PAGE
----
keyboard_arrow_uptop

Heading into the 2010 season, it was this analyst's opinion that Jake Peavy's days as an ace were over, between a drop in his velocity and a switch to the American League. Even with that though, he was still ranked as a four-star starter, along with the likes of Clay Buchholz, Max Scherzer, and (a healthy) Brett Anderson.  Things have not worked out like that though, as Peavy currently sports a 5.90 ERA over 76 1/3 innings pitched.

SIERA has Peavy at 4.00, which would put him at #19 in the majors amongst pitchers with as many innings as him (and also much closer to where his fantasy rankings felt he would be).  SIERA is optimistic because Peavy is whiffing 7.7 batters per nine (above the league average) while walking 3.1 per nine (also better than the league average), and he keeps the ball on the ground often enough that SIERA doesn't think his 1.3 HR/9 rate is going to stick.

Peavy is pretty close to the league average as far as G/F ratio is concerned—he was at 1.1 for each season from 2007-2009, and he's currently at 1.0 this year. Homers have never been much of a sore spot for Peavy either, as he's been around the league average or below it for much of his career. He's had some outside influences help him in those regards though—Petco Park was his home stadium from 2004 until he was dealt last year.

2009 data isn't of much use to use, because Peavy logged about 40 innings on the road (some of which were in the AL) but if you look at 2008, he had a massive split in his home run rates. At home, he gave up four total bombs over 98 innings, or just under 0.4 per nine. On the road, he allowed 13 over 75 2/3 innings, or just over 1.5 per nine. It's just one year of data, but it was something to consider when thinking about his new digs—he's at US Cellular now, which is known for the long ball in the same way Petco is known to suppress it.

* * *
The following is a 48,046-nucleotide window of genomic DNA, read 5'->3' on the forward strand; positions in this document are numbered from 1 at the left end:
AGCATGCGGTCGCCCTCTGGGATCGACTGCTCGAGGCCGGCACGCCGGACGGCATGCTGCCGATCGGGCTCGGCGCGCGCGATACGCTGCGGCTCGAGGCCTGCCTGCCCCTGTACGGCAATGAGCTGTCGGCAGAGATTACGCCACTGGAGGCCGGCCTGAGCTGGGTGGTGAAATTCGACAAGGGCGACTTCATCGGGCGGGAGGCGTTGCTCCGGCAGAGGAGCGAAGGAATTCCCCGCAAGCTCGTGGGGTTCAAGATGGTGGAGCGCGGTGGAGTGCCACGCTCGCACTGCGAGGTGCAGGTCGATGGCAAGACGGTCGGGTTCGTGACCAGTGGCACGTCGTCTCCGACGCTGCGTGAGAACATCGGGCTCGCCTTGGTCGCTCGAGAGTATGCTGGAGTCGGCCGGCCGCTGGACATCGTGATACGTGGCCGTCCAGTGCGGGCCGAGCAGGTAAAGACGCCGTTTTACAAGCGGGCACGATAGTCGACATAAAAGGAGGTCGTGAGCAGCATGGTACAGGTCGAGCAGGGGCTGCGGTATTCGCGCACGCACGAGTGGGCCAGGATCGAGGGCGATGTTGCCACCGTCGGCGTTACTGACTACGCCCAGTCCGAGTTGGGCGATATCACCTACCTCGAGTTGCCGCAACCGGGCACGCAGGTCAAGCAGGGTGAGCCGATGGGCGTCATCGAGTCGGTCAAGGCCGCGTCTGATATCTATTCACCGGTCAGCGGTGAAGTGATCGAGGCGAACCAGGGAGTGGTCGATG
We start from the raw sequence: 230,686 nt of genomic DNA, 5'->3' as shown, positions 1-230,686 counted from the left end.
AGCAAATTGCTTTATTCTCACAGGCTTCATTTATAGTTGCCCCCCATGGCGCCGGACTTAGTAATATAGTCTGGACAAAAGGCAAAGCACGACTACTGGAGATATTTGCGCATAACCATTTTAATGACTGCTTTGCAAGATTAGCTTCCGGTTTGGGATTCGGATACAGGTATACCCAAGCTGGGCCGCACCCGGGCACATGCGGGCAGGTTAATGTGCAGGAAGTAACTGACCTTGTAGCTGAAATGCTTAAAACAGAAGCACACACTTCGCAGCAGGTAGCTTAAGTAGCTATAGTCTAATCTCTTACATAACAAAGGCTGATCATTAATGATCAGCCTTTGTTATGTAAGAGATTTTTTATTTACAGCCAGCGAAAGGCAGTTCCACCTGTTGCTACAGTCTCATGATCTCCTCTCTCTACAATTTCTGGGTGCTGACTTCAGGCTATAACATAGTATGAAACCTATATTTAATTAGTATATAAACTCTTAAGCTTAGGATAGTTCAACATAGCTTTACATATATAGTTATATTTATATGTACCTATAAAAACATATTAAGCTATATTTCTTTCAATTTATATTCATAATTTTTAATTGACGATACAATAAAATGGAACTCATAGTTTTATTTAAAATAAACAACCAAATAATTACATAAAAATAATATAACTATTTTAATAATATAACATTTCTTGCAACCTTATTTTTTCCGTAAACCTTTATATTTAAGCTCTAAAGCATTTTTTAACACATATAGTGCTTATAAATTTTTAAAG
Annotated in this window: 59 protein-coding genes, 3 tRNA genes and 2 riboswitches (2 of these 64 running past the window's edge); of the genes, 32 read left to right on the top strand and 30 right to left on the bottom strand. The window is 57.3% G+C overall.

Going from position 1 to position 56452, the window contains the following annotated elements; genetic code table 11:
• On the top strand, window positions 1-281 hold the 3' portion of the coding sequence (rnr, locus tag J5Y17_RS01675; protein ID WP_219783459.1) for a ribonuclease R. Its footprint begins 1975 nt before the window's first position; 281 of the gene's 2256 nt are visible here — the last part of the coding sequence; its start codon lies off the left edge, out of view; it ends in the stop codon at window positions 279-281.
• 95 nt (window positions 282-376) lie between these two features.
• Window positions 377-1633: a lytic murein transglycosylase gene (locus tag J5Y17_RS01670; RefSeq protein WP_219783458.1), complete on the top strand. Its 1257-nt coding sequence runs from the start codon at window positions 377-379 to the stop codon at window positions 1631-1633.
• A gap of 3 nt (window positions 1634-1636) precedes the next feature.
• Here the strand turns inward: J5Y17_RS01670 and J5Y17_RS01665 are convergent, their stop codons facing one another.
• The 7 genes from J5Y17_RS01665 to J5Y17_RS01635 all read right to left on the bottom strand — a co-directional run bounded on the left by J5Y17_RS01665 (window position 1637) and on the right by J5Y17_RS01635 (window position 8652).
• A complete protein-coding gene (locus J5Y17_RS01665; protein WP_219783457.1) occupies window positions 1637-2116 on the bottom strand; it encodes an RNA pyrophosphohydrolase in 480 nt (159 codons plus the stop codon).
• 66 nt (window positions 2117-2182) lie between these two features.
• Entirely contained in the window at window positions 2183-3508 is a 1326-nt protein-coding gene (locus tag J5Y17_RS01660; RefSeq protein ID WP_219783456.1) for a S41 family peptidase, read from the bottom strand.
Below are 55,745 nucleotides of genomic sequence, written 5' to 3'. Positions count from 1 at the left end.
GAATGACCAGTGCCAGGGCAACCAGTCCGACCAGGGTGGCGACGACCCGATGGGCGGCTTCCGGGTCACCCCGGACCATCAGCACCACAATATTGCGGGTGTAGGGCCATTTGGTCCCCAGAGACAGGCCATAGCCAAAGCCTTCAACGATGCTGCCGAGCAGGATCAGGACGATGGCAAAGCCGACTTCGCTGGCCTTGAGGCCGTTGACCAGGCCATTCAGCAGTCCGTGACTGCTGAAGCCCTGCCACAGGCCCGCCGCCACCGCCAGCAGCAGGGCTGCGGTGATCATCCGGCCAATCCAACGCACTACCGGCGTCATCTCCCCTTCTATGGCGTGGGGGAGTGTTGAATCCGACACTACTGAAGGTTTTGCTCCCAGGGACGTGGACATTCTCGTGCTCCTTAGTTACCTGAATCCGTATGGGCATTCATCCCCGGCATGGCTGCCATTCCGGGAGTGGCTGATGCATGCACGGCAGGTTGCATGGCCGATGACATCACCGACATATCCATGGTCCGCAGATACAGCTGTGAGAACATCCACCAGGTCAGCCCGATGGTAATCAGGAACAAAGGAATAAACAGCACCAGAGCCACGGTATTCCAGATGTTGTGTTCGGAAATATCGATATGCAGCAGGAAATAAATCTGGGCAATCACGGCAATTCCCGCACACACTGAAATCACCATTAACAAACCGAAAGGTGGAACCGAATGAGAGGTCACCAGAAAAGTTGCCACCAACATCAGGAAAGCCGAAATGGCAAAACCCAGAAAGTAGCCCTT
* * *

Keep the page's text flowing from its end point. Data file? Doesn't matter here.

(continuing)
That's why the automatic assumption this year with Peavy was that his home park was hurting him in the same way Petco used to help him, but a quick look at his splits shows that is not the case as of yet. Peavy has given up 11 homers on the season, but just three of those in Chicago. The other eight have all been on the road, and in 1 2/3 innings more time.

The pessimist in all of us may want to say that the samples are too small and that Peavy may end up taken deep at home on a consistent basis given more exposure, so even if his road numbers fall back, he'll be hard-pressed to match his SIERA. I'm comfortable thinking this is one of those times where we should trust the run-estimator though, but with the caveat that Peavy may perform a bit worse at home in the long run, even as his road numbers improve. Putting him down for an ERA of 4.2 or so going forward seems safe—it's not the best ERA, but he doesn't put a ton of runners on and he still posts good (though falling compared to his NL rates) strikeout totals. He's not an ace by any means, but he's not a replacement level hurler either.